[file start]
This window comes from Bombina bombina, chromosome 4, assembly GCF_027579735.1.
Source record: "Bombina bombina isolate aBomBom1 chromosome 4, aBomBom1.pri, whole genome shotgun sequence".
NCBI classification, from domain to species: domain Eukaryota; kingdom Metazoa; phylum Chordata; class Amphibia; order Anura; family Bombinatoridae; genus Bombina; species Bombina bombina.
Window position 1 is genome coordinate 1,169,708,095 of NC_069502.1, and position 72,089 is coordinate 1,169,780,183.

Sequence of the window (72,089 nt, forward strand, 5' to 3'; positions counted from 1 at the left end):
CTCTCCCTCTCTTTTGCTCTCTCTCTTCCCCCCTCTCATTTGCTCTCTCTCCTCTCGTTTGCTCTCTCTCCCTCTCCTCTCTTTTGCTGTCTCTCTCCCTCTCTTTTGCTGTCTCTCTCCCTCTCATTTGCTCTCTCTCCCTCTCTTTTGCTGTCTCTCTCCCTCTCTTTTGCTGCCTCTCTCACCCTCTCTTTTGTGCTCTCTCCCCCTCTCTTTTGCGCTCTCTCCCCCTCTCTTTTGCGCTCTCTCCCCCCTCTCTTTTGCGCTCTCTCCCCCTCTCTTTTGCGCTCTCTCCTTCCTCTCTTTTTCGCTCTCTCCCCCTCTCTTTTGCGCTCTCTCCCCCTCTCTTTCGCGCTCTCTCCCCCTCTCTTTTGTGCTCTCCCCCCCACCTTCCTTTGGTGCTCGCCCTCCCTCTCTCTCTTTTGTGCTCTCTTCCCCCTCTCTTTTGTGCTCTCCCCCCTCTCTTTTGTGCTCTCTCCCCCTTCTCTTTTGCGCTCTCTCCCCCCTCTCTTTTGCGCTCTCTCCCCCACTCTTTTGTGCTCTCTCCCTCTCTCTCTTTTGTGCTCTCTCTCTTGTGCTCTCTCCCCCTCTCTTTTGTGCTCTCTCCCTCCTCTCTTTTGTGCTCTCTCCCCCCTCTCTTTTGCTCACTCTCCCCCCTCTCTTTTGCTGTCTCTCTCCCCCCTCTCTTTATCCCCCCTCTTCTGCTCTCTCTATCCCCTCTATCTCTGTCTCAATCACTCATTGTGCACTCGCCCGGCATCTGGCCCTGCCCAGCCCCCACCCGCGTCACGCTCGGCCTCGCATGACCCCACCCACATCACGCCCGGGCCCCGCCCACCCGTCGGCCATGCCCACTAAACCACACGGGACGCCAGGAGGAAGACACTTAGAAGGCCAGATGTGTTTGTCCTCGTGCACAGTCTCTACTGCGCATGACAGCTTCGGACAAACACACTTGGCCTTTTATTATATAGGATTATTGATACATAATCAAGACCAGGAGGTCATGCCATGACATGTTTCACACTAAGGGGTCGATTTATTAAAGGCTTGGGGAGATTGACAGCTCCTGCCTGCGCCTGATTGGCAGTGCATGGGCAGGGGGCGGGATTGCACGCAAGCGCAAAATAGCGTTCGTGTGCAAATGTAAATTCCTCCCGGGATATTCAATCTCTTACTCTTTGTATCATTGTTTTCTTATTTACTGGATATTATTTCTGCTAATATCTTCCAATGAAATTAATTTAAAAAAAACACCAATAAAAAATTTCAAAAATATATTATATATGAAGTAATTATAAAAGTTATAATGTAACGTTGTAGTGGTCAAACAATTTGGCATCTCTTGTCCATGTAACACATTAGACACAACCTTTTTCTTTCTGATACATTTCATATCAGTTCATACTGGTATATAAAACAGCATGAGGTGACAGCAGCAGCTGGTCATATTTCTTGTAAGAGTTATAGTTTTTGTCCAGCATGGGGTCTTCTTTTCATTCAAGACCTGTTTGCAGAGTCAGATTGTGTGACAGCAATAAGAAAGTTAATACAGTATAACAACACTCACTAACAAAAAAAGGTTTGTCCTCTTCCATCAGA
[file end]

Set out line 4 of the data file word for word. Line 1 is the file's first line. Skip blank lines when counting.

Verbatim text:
Window position 1 is genome coordinate 1,169,708,095 of NC_069502.1, and position 72,089 is coordinate 1,169,780,183.